Naturopathy believes in vitalism (a vital energy or vital force) that is generated by the body and promotes all metabolism, reproduction, adaptation, and repair. Based on this concept, naturopathy espouses that the body has the desire and ability to heal itself, but one must first remove the obstacles that contributed to the lack of health, and then apply both a lifestyle of health and appropriate therapies that work to promote the body’s return to health.
Naturopathy philosophy embraces the ideology of Vis Medicatrix Naturae, Latin for “the healing power of nature,” i.e., the body knows how to return to and maintain health if given the opportunity.
Naturopathy is a system of healthcare that promotes both the prevention of disease and the return to health, but unlike most other formalized healthcare systems, it does not employ one specific therapy; rather it utilizes a wide variety of natural modalities. It emphasizes patient education, the giving of the patient personal responsibility for positive lifestyle changes, and the application of any number of alternative or non-allopathic modalities that best fit each patient’s needs for the return and maintenance of health.
The naturopath evaluates his/her patient’s health through various methods such as case history, computerized questionnaires, blood tests, biomeridian testing, or hair analysis. Based on the test findings, recommendations are given to the patient, including diet, exercise, etc. Appropriate food supplements are recommended, as well as any needed therapies such as colonic irrigation, juice fasting, homeopathy, massage, etc.
The goal of the naturopath is not to replace allopathic medicine when and where it is needed, but rather to educate the patient of negative lifestyle practices they may be engaging in that produced their health problems, and point them in the direction of a health restoring and maintaining lifestyle.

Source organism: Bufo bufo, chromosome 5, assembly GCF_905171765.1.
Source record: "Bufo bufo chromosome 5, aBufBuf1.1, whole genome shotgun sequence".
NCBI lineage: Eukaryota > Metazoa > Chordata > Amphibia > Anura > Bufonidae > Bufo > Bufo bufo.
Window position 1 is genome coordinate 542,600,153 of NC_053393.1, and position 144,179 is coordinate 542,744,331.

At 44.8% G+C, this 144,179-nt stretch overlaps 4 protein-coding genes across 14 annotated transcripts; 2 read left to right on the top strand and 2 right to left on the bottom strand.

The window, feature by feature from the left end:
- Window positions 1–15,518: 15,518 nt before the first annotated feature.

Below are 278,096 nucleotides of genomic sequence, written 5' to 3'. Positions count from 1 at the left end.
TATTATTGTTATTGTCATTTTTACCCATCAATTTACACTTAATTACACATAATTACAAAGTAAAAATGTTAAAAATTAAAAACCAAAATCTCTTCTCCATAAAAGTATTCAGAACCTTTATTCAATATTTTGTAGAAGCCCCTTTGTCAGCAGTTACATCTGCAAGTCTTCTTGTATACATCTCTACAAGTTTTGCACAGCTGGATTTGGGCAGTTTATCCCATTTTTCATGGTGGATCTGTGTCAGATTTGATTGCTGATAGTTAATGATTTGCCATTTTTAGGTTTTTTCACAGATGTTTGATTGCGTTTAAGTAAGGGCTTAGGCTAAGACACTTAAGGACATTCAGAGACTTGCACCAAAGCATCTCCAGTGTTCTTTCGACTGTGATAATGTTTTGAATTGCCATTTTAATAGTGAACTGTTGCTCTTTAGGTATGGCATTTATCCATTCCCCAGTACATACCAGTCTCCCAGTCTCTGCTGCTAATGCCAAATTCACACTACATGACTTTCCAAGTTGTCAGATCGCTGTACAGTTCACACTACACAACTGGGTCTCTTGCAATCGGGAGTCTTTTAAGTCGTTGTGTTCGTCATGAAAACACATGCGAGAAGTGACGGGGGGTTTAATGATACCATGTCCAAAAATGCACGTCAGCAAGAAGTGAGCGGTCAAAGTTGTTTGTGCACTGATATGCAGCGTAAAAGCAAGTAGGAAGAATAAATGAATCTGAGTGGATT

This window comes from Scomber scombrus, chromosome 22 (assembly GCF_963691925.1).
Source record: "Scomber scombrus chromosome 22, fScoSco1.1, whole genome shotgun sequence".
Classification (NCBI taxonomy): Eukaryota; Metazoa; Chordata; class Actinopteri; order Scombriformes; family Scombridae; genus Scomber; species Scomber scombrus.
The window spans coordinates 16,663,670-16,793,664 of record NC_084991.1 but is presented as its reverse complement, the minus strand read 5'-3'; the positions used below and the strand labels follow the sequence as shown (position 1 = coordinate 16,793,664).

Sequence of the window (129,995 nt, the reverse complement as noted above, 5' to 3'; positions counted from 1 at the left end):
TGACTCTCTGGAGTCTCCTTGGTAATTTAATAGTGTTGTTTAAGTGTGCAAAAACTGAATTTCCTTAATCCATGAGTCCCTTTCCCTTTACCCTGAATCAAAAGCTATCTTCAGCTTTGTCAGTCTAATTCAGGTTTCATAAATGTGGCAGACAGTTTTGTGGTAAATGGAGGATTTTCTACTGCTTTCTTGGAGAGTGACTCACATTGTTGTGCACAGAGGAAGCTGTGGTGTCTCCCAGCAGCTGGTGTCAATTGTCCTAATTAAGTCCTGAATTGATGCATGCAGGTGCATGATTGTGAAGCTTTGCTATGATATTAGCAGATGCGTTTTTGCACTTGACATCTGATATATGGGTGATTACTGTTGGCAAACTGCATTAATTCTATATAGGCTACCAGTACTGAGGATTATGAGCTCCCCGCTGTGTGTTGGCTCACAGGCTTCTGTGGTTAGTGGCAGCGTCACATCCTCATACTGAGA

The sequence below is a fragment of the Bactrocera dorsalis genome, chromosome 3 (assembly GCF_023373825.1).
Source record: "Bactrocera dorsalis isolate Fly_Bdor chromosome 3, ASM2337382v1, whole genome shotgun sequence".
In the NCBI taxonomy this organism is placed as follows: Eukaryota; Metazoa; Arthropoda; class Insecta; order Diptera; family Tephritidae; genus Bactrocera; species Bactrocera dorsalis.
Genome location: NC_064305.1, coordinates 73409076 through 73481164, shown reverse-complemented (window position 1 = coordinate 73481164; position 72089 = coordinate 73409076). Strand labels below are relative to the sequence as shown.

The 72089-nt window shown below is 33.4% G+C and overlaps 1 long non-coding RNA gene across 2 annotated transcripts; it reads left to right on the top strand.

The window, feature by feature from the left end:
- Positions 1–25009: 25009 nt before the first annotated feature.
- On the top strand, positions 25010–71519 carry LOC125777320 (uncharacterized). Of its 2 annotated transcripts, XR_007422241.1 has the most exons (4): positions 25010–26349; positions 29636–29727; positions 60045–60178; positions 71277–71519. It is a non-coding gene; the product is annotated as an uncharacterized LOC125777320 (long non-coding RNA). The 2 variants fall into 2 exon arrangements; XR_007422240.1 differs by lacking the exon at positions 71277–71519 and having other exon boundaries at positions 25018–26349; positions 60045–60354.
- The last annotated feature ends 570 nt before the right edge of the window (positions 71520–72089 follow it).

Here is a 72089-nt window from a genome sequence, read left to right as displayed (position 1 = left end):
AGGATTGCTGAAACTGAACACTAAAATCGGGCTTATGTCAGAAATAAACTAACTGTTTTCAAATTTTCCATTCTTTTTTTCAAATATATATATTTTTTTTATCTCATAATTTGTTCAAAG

LEGALITIES OF NATUROPATHIC PRACTICE
Currently there are 21 states that license naturopaths. To be licensed in these states, one has to have graduated from a resident (not distance learning) 4-year, accredited naturopathic college, of which there are seven across North America. Such a license will grant the holder the allowance to do additional therapies (depending on the state) that a non-licensed ND cannot, such as:
- Physical Therapy: ultra sound, diathermy, traction, microwave, etc.
- Laser Therapy
- IV Therapy: administration of nutritional IVs and injections, chelation therapy, etc.
- Oxygen Therapy: hyperbaric oxygenation, ultraviolet blood therapy, ozone therapy, etc.
- Minor surgery
- Prescribing of medications
The College of Natural Health does grant a legal, long-distance-learning ND diploma, but since it is not a four-year residence school, its graduates cannot obtain a state-granted license to practice in the state that offers licensure. However, the graduate of CNH can practice as a natural health counsellor, and a degreed Doctor of Naturopathy.
A graduate of CNH can be licensed by the Pastoral Medical Association or Guardian Ecclesiastical Medical Association which are not state licensing boards, but national licensing agencies which grant a license to legally practice naturopathic healthcare.
In addition, because CNH is accredited by the American Association of Drugless Practitioners, the graduate can become a Board Certified Holistic Health Practitioner. For the benefits of this affiliation see: https://aadp.net/